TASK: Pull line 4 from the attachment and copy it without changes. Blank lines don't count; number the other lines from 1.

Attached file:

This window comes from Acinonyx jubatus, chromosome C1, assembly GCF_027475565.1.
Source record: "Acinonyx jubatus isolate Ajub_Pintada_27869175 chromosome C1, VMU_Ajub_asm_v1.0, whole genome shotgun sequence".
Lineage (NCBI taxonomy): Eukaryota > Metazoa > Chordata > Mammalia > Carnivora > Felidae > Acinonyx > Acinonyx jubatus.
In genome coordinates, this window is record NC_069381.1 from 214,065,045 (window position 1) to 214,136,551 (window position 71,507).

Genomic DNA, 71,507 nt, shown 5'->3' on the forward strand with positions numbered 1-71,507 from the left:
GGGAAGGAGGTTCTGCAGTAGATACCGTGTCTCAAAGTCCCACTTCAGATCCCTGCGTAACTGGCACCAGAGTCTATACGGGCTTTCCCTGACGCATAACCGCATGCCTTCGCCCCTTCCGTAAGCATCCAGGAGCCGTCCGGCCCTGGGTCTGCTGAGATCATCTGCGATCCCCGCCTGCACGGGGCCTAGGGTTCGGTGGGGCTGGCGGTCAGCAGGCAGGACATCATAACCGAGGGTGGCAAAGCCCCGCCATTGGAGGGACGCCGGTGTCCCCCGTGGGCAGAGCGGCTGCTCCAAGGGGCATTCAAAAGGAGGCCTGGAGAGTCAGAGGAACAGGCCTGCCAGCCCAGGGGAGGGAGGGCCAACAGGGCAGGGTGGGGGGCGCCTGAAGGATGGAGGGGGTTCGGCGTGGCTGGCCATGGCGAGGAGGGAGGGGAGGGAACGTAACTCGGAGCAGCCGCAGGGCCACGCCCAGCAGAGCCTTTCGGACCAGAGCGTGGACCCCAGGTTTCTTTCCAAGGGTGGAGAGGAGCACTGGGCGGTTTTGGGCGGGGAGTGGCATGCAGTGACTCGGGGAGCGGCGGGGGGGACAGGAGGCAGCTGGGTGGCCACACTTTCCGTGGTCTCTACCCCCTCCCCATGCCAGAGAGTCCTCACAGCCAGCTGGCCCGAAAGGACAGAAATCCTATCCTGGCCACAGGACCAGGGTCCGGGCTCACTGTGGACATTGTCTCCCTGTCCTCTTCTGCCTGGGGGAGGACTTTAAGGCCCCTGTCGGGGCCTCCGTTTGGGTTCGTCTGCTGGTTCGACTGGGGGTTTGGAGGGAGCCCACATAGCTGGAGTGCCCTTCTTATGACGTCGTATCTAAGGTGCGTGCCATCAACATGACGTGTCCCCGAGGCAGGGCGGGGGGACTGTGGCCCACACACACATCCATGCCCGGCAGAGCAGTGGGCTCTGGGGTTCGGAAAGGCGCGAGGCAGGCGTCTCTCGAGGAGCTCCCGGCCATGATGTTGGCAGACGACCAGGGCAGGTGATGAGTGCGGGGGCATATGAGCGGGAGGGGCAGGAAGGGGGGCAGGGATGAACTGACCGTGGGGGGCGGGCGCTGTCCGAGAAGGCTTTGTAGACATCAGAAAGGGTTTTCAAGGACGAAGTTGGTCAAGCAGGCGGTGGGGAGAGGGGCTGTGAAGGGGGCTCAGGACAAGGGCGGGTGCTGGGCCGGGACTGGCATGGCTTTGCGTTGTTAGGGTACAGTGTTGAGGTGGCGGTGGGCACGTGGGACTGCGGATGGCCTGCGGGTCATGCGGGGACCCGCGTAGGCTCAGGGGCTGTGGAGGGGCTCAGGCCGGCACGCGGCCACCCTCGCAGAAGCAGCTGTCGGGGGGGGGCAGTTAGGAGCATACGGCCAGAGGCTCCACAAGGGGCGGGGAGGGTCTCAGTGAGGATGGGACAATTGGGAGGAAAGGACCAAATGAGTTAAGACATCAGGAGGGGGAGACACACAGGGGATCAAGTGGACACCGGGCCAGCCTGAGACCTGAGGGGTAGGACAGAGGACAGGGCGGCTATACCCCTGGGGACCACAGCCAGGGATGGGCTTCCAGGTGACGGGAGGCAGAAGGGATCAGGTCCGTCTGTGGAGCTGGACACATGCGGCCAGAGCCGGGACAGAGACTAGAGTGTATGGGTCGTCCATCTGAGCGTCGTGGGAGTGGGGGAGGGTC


In genome coordinates, this window is record NC_069381.1 from 214,065,045 (window position 1) to 214,136,551 (window position 71,507).